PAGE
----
European Memories

of the Gulag

BioGraphie

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Irina  TARNAVSKA

 

Irina Tarnavska was born to a peasant family in Lvov (Lviv) in Galicia in March 1940, recently annexed to Soviet Ukraine. When the land was collectivised, in order to cut off supplies to the armed resistance in the Carpathians, thousands of peasant families were deported. Irina and her family were forcibly settled on 31 December 1948 in a hamlet in the Tomsk region in Siberia. Food shortages, her schoolmates’ malnutrition —“thin as skeletons”— and waiting hungrily for her mother to return from work are major elements in Irina’s account, together with the meticulous description of anything edible in the forests and the wealth and beauty of Siberian nature, which saved them from death.

In 1958, she was allowed to return to Ukraine, first to Kiev, where she studied while working in a hospital and then at the post office. Her dream was to return to her native land, Galicia, but when she got to Lvov she had trouble gaining a residence permit and lived at the station, harassed by the police. Finally, with some help from a friend of her father’s, she found accommodation and began a normal life working in a photographic equipment factory and starting a family.

Her parents managed to return in the early 1960s, and settled near the town of Chernobyl. Shortly after the explosion at the nuclear plant, her father died of cancer.

 

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Arrest

Arrest

 

“Someone knocked at the door. Mother asked, “Who’s there?” They said, “Open up! We’re friends.” Mother opened the door. Armed men, soldiers, came in and said to Mother, “Get ready, we’re taking you where the polar bears live!”

Mother began crying and did not get ready. She had long braids. He caught Mother by the hair and pulled her. Mother fell down and he dragged her to the sledge. There was a lot of snow, probably more than 50 centimetres. So they dragged us away with Mother, we were aged 10, 7 and the youngest 5, and we got ourselves ready.”

 

 

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Hunger

At a number of points in her interview, Irina Tarnavska mentions the hunger she suffered with her family and the difficulty in obtaining the slightest commodity. In this extract, she tells how, when potatoes were cooking in a saucepan, she would sniff the smell to have the illusion of tasting them.

“We would wait for Mother, when she came back from work to eat together… [tears]. I went to site over the cooking pot and tried to breathe in the smell of the potatoes [tears]. That’s how I filled myself! And when Mother came back from work, we ate the potatoes and that was that.”

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By boat along the River Ob and arrival

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Living conditions in exile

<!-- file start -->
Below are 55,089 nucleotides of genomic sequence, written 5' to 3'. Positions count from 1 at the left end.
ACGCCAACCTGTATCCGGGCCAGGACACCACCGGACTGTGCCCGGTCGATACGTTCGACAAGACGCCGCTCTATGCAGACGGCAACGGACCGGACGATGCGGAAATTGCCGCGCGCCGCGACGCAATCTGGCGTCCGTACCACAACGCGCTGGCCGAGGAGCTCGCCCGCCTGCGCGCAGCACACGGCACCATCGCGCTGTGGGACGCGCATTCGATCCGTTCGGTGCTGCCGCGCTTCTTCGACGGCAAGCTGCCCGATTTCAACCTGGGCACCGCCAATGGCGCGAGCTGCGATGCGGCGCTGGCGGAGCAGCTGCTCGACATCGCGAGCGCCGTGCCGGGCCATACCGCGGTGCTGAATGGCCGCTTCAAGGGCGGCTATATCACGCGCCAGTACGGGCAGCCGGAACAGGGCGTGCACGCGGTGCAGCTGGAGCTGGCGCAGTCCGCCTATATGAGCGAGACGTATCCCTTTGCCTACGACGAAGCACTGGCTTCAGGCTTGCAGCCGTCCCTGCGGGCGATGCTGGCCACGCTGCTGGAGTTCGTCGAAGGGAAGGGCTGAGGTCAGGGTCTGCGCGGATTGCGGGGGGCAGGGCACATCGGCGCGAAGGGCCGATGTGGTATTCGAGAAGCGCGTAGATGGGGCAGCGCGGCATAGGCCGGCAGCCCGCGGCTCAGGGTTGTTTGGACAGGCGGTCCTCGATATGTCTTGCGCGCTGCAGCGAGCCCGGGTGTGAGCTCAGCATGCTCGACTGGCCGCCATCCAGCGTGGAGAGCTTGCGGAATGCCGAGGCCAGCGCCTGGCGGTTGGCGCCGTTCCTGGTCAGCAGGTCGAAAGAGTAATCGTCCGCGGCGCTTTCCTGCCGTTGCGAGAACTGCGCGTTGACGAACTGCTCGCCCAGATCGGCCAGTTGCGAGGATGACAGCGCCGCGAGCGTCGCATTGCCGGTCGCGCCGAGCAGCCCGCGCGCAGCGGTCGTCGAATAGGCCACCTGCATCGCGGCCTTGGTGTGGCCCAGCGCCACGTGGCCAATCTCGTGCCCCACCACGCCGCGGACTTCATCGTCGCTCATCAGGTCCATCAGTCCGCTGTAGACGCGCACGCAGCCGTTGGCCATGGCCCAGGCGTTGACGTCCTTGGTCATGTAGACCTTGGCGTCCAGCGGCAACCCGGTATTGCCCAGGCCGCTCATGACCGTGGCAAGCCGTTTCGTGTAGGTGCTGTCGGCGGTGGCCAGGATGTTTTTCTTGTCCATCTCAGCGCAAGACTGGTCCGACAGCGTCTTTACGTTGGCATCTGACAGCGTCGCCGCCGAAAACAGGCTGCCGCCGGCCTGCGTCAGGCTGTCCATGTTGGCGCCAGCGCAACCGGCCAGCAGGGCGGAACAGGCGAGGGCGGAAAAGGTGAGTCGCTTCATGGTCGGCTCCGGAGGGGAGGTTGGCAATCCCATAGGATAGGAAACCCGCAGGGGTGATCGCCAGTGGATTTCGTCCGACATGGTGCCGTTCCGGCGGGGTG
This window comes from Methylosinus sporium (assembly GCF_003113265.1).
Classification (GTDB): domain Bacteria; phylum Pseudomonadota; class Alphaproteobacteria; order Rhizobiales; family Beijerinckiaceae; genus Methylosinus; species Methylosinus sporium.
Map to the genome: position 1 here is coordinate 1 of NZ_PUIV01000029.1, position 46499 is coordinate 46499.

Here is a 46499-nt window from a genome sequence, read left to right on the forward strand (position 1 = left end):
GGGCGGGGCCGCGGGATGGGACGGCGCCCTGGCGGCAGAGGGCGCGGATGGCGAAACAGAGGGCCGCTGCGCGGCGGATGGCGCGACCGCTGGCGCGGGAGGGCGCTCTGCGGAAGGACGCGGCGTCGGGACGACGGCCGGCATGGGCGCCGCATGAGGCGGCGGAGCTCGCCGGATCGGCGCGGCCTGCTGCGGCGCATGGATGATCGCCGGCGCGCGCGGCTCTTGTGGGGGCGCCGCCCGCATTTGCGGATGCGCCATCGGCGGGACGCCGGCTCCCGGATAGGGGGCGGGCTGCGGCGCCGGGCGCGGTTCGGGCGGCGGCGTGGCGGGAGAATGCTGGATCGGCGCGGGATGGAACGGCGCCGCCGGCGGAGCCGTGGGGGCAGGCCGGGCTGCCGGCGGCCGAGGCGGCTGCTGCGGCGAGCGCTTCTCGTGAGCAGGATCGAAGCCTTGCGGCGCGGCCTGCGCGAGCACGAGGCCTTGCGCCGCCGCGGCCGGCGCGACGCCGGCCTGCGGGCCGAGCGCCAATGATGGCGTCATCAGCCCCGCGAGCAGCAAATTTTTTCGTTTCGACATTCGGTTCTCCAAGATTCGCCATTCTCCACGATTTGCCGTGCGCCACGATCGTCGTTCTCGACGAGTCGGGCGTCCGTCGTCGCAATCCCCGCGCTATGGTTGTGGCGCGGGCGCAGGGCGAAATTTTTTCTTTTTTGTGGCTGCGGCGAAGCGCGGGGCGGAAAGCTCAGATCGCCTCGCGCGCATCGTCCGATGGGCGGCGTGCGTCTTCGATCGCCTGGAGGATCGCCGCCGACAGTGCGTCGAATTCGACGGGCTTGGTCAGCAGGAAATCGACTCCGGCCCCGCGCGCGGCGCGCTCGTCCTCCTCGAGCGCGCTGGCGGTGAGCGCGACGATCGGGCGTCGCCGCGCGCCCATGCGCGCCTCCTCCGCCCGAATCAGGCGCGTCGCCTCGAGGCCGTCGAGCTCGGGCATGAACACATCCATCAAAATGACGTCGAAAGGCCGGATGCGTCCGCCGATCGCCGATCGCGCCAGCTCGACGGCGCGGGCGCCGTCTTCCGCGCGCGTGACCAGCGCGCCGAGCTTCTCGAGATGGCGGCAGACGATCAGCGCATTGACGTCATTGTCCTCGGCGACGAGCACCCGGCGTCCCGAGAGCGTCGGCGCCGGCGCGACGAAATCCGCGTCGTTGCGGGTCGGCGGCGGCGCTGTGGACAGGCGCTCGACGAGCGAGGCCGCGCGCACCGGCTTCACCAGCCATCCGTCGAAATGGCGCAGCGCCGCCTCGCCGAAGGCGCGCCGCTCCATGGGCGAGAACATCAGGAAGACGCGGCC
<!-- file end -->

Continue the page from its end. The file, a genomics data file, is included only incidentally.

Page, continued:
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The wealth of Siberian nature

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A difficult return

In this extract, Irina Tarnavska describes the difficulties she faced when she returned to Ukraine.

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Games, dancing and singing in exile

With these children, your neighbours, did you and your sisters play? What games did you play when you had free time?

There was nowhere to play. Perhaps in the forest. In the summer, we were very tired, we didn’t feel like playing. And in winter when we went to school, yes, I used to ski. And later, when we got older, we played. We played tag. When we were 11 or 13, perhaps older, I don’t remember so well. In the evening, it didn’t get dark till midnight, there was almost no night, and so about 10 or 11 o’clock we would go and play a bit. I could still remember our Ukrainian games and we played them. Otherwise, there weren’t any other games. It was the time when there were girls and boys, we were young, you know, we felt things.

And were there dances, or parties?

When I finished 7th class, we went dancing. They’d built a clubhouse and someone would play the accordion. So they held dances, sometimes there were films.

Did you sing? For example, was there a choir?

Yes, there was a choir at school. I’ve even got a photo of it. I can’t remember what holiday it was, New Year or in May, and I remember that on the photo we were dressed in Russian costume, singing.

With these children, your neighbours, did you and your sisters play? What games did you play when you had free time?

There was nowhere to play. Perhaps in the forest. In the summer, we were very tired, we didn’t feel like playing. And in winter when we went to school, yes, I used to ski. And later, when we got older, we played. We played tag. When we were 11 or 13, perhaps older, I don’t remember so well. In the evening, it didn’t get dark till midnight, there was almost no night, and so about 10 or 11 o’clock we would go and play a bit. I could still remember our Ukrainian games and we played them. Otherwise, there weren’t any other games. It was the time when there were girls and boys, we were young, you know, we felt things.

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Death of Stalin